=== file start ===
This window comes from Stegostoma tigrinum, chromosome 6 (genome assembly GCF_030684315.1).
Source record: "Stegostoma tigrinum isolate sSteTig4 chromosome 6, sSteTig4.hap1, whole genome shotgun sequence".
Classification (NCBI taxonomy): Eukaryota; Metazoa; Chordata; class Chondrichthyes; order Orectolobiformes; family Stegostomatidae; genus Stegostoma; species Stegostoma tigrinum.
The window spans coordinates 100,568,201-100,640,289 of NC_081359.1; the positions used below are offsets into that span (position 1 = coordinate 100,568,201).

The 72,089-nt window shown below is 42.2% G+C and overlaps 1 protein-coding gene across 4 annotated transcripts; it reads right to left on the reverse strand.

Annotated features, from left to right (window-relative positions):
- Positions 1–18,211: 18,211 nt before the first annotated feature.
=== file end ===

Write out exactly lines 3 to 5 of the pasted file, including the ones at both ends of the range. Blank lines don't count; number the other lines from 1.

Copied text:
Classification (NCBI taxonomy): Eukaryota; Metazoa; Chordata; class Chondrichthyes; order Orectolobiformes; family Stegostomatidae; genus Stegostoma; species Stegostoma tigrinum.
The window spans coordinates 100,568,201-100,640,289 of NC_081359.1; the positions used below are offsets into that span (position 1 = coordinate 100,568,201).

The 72,089-nt window shown below is 42.2% G+C and overlaps 1 protein-coding gene across 4 annotated transcripts; it reads right to left on the reverse strand.